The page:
MicrobeMS for LINUX. Can MicrobeMS be used under LINUX?
A LINUX version of MicrobeMS has been released in Nov. 2019. This software version has been tested under Debian version 10 (code name Buster) and is available as a Matlab pcode toolbox, which means that Matlab plus two Matlab toolboxes (Statistics and Bioinformatics) are required. Further information can be found here.
What is the Matlab component runtime (MCR) and why I need to install this software?
MicrobeMS is a Matlab-based software. The Matlab component runtime is a standalone set of shared libraries that enables the execution of compiled Matlab applications or components on computers that do not have Matlab installed. The Matlab component runtime (MCR) is available for free of charge from the Mathworks website. It is important that the version of the MCR that runs the application on the target computer must be compatible with the version of the Matlab compiler used (i.e. MCR 2014a Windows 64-bit must be installed in order to use the actual version of MicrobeMS [v. 0.82])
Why I need to install the MCR 2014a 64-bit and not a more actual version?
First of all, MicrobeMS has been compiled with the Matlab compiler of Matlab version R2014a (Windows 64-bit). But why not a more actual compiler version has been used?
The answer to this question consists of two parts:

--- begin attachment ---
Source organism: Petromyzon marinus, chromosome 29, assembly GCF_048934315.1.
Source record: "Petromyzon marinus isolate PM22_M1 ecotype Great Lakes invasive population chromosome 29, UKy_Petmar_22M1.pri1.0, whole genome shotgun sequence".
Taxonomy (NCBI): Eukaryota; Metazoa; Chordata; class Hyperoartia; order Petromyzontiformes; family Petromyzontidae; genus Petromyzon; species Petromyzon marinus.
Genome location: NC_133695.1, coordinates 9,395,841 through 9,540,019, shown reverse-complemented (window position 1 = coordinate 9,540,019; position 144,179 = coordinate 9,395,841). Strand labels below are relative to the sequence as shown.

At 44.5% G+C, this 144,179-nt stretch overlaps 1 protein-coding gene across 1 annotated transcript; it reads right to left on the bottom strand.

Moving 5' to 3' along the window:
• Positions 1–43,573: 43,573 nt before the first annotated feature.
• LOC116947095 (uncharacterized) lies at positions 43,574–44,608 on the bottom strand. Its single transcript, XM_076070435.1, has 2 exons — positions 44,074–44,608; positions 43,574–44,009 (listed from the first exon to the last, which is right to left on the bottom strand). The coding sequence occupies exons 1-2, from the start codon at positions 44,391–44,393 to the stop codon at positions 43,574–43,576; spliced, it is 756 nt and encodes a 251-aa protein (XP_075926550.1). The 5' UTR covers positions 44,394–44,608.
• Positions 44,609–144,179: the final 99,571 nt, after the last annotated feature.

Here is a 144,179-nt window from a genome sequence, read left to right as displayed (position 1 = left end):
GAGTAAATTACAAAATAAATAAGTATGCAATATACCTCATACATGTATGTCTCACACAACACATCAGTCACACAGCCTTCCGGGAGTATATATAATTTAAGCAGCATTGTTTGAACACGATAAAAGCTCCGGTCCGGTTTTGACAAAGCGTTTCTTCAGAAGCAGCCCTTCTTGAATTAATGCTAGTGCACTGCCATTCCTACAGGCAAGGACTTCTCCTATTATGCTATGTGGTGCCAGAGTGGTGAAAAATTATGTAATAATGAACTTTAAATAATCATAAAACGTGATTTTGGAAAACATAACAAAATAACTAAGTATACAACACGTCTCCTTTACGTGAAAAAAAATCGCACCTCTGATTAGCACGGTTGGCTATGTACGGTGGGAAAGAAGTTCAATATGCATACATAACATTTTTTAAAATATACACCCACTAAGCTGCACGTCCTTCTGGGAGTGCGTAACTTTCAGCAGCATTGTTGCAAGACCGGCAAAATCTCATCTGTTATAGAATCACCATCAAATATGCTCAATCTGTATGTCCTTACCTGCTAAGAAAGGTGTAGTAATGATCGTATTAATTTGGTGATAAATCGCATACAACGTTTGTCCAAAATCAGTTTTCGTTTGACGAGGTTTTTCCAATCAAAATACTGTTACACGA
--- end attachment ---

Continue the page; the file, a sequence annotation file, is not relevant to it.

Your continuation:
Firstly, with new Matlab versions new functions are usually introduced while existing functions may be modified or even removed. These changes require therefore extensive checks for source code compatibility when migrating to a newer Matlab / Matlab compiler version. Secondly, with release R2014b The Mathworks introduced major changes of the underlying graphics libraries, see https://de.mathworks.com/help/matlab/graphics_transition/major-graphics-changes-in-r2014b.html for details. I have noted that these changes resulted in performance problems, see https://de.mathworks.com/matlabcentral/answers/203918-slow-plotting-performance-starting-from-matlab-r2014b as a example.
With this in mind, I decided to wait until the mentioned performance problems are solved by hardware evolution, i.e. to wait until faster hardware solved the problem by itself.
I have installed MicrobeMS, but I would like to use also spectral databases
Databases of microbial mass spectra are not shipped with the software (except some test spectra from selected strains of Escherichia coli). For a limited number of users we provide on personal request spectral databases from our Yersinia and Bacillus study (signing of a data transfer agreement - DTA - will be required). Please send an e-mail with your request to the following address: firstname.lastname@example.org